Earlier posts discussed the decision of the Mumbai Special Bench of the ITAT in Daga Capital, and exceptions to the seemingly assessee-adverse ruling that had been carved by other tribunals and courts. The issue was then heard by the Bombay High Court, which finally pronounced judgment yesterday. The decision in Godrej & Boyce v. DCIT, has not provided as much of a reprieve to assessees as would have been hoped- only holding that the dubious Rule 8D of the Income Tax Rules is to be applied prospectively, while upholding its constitutionality and that of section 14A of the Income Tax Act.
The case before the Court involved a typical scenario in which section 14A is usually invoked. Section 14A provides that in computing the total income of an assessee, no deduction shall be allowed in respect of expenditure incurred in relation to income which does not form a part of the total income under the Act. This expenditure can be that claimed by the assessee; or if the Assessing Officer is not satisfied with the claim made, such expenditure as the AO may compute in accordance with Rule 8D of the Rules (introduced w.e.f. March 2008). The assessee here had earned dividend income, which is exempt under the Act; and contended that no expenditure had been incurred in relation to that income. However, the AO differed and held made a disallowance of `6.92 crore, which was overturned in appeal by the Commissioner (Appeals). However, on appeal by the Revenue before the ITAT, it was held following Daga Capital, that Rule 8D had retrospective effect, and also applied to assessment year 2002-03, which was under consideration. On this ground, the matter was remanded back to the AO for a fresh consideration in light of section 14A(2) and Rule 8D. It was against this remand that the assessee appealed to the High Court, which clubbed with it a writ petition challenging the vires of section 14A and Rule 8D.
The Court formulated three questions for its consideration, answering two of them in favour of the Revenue, and the third in favour of the assessee-
(a) Can dividend income be considered to be income ‘not includible in total income’, for the purposes of section 14A?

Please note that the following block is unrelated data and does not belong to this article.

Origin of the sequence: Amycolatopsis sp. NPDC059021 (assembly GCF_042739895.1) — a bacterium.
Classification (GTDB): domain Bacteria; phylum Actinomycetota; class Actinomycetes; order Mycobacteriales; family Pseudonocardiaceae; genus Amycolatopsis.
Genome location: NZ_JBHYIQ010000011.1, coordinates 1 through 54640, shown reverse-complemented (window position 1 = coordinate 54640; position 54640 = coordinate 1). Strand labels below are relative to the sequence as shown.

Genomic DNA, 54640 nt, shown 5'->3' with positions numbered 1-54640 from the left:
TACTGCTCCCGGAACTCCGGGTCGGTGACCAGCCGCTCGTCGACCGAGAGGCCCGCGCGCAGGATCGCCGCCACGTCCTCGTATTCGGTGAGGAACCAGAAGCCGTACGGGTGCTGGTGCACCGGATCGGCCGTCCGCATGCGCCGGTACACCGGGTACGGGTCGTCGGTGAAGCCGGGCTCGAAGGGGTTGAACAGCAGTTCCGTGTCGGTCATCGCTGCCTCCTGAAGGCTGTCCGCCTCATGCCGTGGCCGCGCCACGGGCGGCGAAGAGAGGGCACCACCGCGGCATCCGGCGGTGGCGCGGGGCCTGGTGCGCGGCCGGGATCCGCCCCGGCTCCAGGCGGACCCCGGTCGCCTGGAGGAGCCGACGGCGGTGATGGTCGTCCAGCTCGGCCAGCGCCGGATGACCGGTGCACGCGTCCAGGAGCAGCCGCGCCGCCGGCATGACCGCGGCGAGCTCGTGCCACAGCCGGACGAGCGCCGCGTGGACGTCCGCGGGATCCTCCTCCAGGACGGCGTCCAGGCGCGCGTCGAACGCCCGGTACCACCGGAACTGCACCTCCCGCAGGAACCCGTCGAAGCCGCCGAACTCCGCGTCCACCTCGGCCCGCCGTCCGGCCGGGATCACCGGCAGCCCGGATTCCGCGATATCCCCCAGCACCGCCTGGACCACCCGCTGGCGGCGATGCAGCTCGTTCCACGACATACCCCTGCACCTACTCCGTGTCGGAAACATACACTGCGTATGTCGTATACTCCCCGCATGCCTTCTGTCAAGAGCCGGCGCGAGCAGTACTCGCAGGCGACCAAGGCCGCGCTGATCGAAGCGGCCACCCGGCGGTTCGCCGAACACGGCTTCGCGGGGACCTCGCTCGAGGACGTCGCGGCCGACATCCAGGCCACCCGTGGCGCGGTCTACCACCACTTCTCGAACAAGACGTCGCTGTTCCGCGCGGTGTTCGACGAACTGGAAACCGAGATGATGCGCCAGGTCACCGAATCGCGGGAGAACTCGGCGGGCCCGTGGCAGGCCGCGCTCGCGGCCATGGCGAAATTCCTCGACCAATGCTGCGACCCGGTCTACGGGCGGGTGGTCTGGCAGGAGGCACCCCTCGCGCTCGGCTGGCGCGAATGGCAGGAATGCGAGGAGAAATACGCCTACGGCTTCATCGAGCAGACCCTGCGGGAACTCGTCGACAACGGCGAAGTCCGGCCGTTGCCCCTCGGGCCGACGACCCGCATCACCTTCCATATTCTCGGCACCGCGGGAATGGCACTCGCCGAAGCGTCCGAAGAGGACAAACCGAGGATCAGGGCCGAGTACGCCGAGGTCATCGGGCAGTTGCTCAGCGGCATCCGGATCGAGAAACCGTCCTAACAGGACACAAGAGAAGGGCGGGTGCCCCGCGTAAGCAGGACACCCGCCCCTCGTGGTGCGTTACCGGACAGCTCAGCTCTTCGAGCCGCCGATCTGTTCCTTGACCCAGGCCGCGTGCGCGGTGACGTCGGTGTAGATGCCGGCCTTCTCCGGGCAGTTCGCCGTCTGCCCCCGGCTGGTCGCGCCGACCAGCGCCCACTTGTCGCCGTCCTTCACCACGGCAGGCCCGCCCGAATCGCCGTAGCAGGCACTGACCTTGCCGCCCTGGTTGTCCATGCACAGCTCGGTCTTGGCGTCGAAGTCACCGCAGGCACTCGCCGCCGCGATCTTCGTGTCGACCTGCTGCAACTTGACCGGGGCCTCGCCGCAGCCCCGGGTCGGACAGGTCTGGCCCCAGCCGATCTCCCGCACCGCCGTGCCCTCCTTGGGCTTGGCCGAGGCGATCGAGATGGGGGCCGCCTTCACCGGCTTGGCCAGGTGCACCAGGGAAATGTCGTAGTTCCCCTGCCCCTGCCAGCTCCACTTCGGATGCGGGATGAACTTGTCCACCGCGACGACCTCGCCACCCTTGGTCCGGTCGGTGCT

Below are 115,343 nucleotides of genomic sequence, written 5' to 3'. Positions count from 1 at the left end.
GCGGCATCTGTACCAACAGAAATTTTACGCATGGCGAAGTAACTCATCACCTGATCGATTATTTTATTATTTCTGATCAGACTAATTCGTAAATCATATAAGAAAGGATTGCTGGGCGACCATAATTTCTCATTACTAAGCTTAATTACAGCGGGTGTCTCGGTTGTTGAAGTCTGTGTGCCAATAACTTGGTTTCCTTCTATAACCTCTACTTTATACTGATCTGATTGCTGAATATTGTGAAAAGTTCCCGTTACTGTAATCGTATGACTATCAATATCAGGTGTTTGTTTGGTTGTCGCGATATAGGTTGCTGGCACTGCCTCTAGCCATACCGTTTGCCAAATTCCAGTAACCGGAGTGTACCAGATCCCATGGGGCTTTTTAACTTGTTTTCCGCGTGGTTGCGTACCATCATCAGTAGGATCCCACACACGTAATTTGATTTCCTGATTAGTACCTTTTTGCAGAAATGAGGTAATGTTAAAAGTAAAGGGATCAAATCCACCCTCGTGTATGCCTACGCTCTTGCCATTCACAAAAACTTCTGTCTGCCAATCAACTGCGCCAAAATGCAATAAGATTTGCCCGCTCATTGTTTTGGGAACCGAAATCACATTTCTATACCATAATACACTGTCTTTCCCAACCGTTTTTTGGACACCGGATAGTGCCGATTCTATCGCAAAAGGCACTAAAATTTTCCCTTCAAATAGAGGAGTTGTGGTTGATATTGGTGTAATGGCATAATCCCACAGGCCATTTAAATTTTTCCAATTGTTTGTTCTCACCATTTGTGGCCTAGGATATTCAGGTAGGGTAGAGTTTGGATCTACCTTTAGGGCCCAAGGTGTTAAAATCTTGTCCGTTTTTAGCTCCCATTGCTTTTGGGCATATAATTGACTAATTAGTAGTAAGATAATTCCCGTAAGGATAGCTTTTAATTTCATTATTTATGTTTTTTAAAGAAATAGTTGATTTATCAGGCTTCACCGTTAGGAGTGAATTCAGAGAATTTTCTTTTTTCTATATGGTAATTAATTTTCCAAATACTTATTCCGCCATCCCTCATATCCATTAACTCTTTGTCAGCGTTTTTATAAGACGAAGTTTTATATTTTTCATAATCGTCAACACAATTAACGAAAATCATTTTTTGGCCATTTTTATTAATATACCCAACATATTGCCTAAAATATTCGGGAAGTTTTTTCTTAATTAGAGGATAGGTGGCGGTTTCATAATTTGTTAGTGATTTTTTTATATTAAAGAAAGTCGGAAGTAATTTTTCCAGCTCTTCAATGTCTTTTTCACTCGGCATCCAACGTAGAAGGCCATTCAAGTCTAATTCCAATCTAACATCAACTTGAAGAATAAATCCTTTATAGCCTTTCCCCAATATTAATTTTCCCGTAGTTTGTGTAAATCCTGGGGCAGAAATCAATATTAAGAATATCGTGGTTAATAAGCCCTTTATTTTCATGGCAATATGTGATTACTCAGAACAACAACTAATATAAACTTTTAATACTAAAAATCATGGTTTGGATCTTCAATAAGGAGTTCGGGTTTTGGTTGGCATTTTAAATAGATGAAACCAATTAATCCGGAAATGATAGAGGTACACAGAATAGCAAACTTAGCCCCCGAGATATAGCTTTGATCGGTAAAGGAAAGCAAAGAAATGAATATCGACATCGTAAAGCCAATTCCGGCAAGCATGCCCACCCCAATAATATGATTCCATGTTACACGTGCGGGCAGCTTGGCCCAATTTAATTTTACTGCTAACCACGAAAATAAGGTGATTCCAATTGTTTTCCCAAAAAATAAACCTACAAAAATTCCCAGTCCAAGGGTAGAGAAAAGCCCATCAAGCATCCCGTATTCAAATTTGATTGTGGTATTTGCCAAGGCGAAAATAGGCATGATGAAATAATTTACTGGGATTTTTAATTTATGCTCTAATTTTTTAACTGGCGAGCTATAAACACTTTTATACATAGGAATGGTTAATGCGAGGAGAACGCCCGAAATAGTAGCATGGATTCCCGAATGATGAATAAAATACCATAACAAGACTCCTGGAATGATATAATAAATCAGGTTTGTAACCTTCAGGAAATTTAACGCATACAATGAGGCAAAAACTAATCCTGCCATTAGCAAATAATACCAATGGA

(b) Do section 14A(2) and (3), and Rule 8D pass Constitutional muster?
(c) Can Rule 8D be applied with retrospective effect?
Of these, I shall discuss the first question in this post, and the other two questions in a subsequent post.
Dividend income is covered by section 14A
After a detailed discussion of the object of section 14A, and in particular sections 142A(2) and (3), Justice Chandrachud moves to examine the first issue regarding the inclusion of dividend income under the provision. Under section 115-O, income tax is levied on any amount ‘declared, distributed or paid ... by way of dividends’. Section 115R levies a tax on income distributed by a Mutual Fund to its unit-holders. The assessee contended that although dividend income is exempt from taxation under section 10(34) of the Act, it is still taxable in the hands of the company under the abovementioned provisions. Hence, far from being a provision which excludes dividend income from total income, section 10(34) is only a provision that prevents double taxation of dividend income.
However, following the Supreme Court’s dictum in CIT v. Indian Bank Ltd. (AIR 1965 SC 1473), that “it is income that is taxed but it is not taxed in vacuo. It is taxed in the hands of a person”, Justice Chandrachud dismissed this contention. The Court clarified that the tax paid by a company under section 115-O or 115R is not a tax paid on behalf of the shareholders, neither is it a tax on dividend. The tax paid by the company is a tax on the profits of the company, which means that the dividend earned by the shareholder is exempt from tax. Thus, as far as the shareholder is concerned, the dividend income being earned is not includible in the total income, and comes under the purview of section 14A.
The issue of constitutionality and the retrospectivity of Rule 8D will be discussed in a subsequent post.